Amazon Was the Rare AI and Cloud Play Left Out of the Nvidia Bump. Here’s Why.

Amazon is the single largest provider of cloud computing services.

Jason Alden/Bloomberg

Thanks to the astonishing financial outlook laid out on Wednesday by the chip company Nvidia , investors on Thursday were zealously snapping up cloud and artificial intelligence plays.

Nvidia surged 24% on Thursday, pushing its valuation close to the $1 trillion range. Among the other big winners were Arista Networks (ANET), which makes communications hardware used in cloud computing and  Advanced Micro Devices (AMD), a chip company making a big push into AI-related processors, both up 11%. Adobe (ADBE), which is adding generative AI tools to its creative software suite, was up 7%, Taiwan Semiconductor (TSM), which actually makes AI-targeted chips for Nvidia, added 12%.

Nvidia said it is seeing increased order activity from cloud companies, which would imply strong business for those companies, and in fact, Alphabet (GOOGL) rose 2%, Microsoft (MSFT) was up 4%, and Oracle (ORCL) spiked 6%.

But Amazon (AMZN), parent of Amazon Web Services, the single largest provider of cloud computing services, is down 1.5%. Kind of a head scratcher.

So here’s what is going on. 

Rather than trade off the Nvidia earnings, the stock instead seems to be tied to the disappointing guidance laid out late Wednesday by Snowflake (SNOW). 

As I noted in a piece analyzing the issues with Snowflake’s outlook, CFO Mike Scarpelli said on the company’s earnings conference call that some large customers have taken a fresh look at their data-retention policies and decided to delete stale and less-valuable data.

“This lowers their storage bill and reduces compute cost,” he said. And though Scarpelli didn’t say it, Amazon provides these companies with storage and computing services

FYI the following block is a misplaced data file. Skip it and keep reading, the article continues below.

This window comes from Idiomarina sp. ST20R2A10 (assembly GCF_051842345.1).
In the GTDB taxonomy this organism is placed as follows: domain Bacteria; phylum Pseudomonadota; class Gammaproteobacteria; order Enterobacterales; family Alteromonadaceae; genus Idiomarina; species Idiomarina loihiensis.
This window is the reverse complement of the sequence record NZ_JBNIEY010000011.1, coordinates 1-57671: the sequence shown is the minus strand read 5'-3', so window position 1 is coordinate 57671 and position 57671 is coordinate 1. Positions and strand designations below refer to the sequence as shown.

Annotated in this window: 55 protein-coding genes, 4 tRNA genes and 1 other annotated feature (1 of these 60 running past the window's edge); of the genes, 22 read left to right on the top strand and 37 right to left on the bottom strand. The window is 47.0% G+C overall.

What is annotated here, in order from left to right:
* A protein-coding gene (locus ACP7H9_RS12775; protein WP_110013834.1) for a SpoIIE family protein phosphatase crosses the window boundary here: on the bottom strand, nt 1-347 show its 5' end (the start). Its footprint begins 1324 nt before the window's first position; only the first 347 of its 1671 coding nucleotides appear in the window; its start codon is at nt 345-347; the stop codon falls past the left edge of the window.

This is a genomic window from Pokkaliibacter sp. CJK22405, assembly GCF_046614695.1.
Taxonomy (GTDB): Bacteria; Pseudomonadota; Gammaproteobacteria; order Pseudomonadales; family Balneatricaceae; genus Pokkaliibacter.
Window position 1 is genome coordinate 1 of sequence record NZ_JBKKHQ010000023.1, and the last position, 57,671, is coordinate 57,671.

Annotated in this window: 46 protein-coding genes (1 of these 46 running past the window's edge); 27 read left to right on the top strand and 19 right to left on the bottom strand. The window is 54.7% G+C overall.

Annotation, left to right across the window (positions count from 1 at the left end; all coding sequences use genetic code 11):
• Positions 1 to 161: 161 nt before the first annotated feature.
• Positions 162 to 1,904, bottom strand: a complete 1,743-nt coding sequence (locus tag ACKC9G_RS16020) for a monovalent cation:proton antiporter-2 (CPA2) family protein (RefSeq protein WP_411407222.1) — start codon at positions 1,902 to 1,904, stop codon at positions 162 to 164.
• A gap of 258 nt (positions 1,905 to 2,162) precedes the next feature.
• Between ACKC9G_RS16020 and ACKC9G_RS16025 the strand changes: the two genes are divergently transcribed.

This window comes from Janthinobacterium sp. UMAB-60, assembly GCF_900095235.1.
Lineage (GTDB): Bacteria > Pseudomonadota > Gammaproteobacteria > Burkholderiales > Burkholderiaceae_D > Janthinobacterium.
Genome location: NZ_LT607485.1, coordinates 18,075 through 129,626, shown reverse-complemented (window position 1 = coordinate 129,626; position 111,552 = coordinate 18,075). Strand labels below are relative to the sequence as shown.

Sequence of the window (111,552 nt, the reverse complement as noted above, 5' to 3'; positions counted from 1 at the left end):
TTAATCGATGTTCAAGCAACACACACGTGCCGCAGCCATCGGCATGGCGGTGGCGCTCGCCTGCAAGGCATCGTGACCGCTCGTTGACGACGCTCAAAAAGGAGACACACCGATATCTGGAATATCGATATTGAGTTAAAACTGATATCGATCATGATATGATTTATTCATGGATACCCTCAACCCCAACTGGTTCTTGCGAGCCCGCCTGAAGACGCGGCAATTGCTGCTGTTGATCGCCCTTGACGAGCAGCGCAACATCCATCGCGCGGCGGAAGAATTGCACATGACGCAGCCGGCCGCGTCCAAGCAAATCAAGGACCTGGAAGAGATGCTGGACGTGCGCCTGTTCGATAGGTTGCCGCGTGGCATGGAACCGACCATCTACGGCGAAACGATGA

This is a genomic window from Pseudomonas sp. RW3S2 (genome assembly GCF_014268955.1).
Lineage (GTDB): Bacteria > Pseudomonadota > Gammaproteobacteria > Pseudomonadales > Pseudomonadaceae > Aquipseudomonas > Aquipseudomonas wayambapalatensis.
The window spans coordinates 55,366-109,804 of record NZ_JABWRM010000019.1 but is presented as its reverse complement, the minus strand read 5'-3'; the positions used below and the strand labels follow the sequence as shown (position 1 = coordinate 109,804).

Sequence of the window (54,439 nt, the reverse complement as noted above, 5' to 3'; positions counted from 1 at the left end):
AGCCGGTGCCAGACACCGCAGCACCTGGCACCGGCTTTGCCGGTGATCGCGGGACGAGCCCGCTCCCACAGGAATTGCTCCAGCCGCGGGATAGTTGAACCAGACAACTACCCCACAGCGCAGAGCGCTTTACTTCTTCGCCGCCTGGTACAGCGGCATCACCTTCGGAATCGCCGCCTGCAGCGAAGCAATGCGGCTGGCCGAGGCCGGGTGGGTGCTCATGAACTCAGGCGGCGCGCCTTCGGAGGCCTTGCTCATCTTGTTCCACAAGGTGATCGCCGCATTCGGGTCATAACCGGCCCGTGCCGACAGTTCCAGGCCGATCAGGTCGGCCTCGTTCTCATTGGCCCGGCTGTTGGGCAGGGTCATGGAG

Redburn analyst Alex Haissl contends there are two reasons Amazon was left out of Thursday’s massive rally in tech shares generally and cloud and artificial intelligence stocks in particular. 

“Firstly, the market wants to draw a negative inference from the Snowflake warning, given that most of their customers operate on AWS,” he writes in response to a query from Barron’s “Consequently, any reduction in Snowflake usage results in decreased AWS utilization.”

And secondly, he says, “there is a perception that Microsoft, Google and Oracle derive greater advantages from Nvidia, as AWS gradually transitions to using their own AI chips,” known as Tranium and Inferentia. But Haissl adds that he disagrees, and asserts that the market concerns about both issues are overdone.

Jordan Klein, a managing director at Baird who writes a daily morning commentary on the outlook for technology stocks, made similar points in response to a query from Barron’s. He thinks that negative Snowflake comments on consumption trends, which suggested that April week-on-week growth was zero, is viewed as a negative sign for companies with consumption based business models, like Snowflake.

Klein also notes that on the Nvidia conference call on Wednesday, CEO Jensun Huang talked about the company’s partnerships with Microsoft Azure, Google Cloud and Oracle Cloud, without saying as much about AWS.

The bottom line is that on a day that cloud and AI stocks went nuts, investors left out the biggest cloud player of them all.

Write to Eric J. Savitz at [email protected]

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